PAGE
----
I know I tend to pitch for folks to support my work here at ACA Signups fairly frequently, but today I want to pass the hat a bit for my friend Chris Savage of Eclectablog (and yes, there's even a healthcare angle here). From his post earlier today:

You may recall that earlier this year, I had a run-in with a bad dude named Diverticulitis that put me in the hospital for ten days. As it turns out, I need to have surgery next month to keep that scary situation from ever happening again. Because this is happening during the time when we normally hold our annual fundraising party, we are going to postpone the party until late August when I am back on my feet.

The upshot is that the Eclectablog bank account is nearly depleted and won’t be significantly refreshed until almost September. Therefore, this quarterly fundraiser is more important than most. We need to raise enough money to keep paying our fabulous contributors until the annual party.

There was a bit of confusion on Twitter this morning (shocker!) over a Modern Healthcare story which reported on a new physician payment policy from the Centers for Medicare & Medicaid (CMS) for Medicare enrollees.

At first it looked like CMS was planning on allowing doctors to "balance bill" Medicare patients. Balance billing is already a controversial issue with private insurance; it's the practice of a doctor/hospital charging the patient directly for the difference between what the doctor wants to be paid and what the insurance company agrees to pay them.

 

Former Acting CMS Administrator Andy Slavitt and Huffington Post healthcare reporter Jeff Young have each written up a fairly comprehensive list of the various types of ACA/healthcare sabotage which the Trump Administration and/or other Republicans in Congress or at the state level have attempted (or are in the process of attempting today).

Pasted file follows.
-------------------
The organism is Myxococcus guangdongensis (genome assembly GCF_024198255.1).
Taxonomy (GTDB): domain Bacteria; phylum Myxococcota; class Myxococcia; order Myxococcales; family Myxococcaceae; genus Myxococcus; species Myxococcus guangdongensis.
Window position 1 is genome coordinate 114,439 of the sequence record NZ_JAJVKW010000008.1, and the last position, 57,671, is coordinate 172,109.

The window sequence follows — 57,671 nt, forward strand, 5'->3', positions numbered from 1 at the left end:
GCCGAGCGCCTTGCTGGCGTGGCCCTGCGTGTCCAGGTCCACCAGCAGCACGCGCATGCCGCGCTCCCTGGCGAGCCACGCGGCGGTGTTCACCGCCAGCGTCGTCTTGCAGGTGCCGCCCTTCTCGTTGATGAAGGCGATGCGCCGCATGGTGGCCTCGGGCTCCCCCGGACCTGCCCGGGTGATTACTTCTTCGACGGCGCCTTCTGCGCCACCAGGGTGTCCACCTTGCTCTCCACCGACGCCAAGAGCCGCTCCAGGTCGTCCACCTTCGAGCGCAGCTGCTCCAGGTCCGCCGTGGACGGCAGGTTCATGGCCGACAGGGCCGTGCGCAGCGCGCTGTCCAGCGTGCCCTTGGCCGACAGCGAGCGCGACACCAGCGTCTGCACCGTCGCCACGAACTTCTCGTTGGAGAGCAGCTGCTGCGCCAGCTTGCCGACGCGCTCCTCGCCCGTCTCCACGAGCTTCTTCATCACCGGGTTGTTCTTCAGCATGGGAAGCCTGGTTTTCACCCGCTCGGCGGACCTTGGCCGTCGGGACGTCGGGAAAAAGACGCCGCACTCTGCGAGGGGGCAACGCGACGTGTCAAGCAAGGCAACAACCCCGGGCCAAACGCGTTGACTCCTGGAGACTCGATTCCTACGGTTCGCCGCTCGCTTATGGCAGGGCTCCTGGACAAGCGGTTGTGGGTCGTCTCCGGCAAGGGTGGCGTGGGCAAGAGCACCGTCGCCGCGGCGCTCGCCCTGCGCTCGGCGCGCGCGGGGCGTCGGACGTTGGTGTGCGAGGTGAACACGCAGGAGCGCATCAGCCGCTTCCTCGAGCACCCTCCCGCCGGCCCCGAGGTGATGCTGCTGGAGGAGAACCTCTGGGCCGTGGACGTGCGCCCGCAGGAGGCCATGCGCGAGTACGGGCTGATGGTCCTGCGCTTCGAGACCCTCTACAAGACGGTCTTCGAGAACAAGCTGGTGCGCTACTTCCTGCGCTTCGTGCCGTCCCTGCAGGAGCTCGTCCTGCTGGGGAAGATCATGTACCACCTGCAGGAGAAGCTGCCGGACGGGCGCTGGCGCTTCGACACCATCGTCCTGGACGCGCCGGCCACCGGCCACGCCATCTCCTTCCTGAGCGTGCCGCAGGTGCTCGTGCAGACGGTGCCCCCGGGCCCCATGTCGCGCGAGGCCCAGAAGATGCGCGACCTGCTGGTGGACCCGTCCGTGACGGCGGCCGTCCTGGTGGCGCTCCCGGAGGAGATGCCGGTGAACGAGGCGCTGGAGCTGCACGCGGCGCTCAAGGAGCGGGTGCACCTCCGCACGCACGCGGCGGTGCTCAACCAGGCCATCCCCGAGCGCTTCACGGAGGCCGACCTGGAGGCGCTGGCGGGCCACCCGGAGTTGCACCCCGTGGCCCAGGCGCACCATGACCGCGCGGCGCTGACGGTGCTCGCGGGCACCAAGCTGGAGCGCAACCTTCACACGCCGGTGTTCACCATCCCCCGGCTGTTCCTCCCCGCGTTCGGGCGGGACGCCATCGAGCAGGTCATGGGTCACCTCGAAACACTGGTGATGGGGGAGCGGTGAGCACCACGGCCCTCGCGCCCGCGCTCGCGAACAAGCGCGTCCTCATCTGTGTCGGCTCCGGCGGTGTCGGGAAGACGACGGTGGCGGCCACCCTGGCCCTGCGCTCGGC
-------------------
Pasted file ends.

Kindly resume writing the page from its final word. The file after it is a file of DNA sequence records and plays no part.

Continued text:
Young posted an excellent roundup under a nice headline which says it all:

The GOP Has One Big Idea For Health Care Reform: Crappier Insurance

As I noted last week, the Republican-controlled Michigan state Senate rammed through a draconian work requirement bill for ACA Medicaid expansion enrollees in spite of the fact that it would serve no positive purpose and would only "save money" by kicking thousands of low-income Michiganders off their healthcare coverage while actually harming the economy.

I further noted that while I was pretty sure the bill would easily pass the state Senate (where the GOP holds a supermajority) and will likely pass the GOP-controlled state House as well, there is a decent chance that it could be vetoed by GOP Gov. Rick Snyder. Snyder is guilty of a long list of sins during his time as Governor, including being indirectly responsible for the water supply for the entire city of Flint being poisoned a few years back. At the same time, oddly, once in a blue moon he'll actually do something decent and good, and the one he deserves the most praise for on this front is pushing to get Medicaid expansion through in the first place.

So, about a week ago I tweeted this out: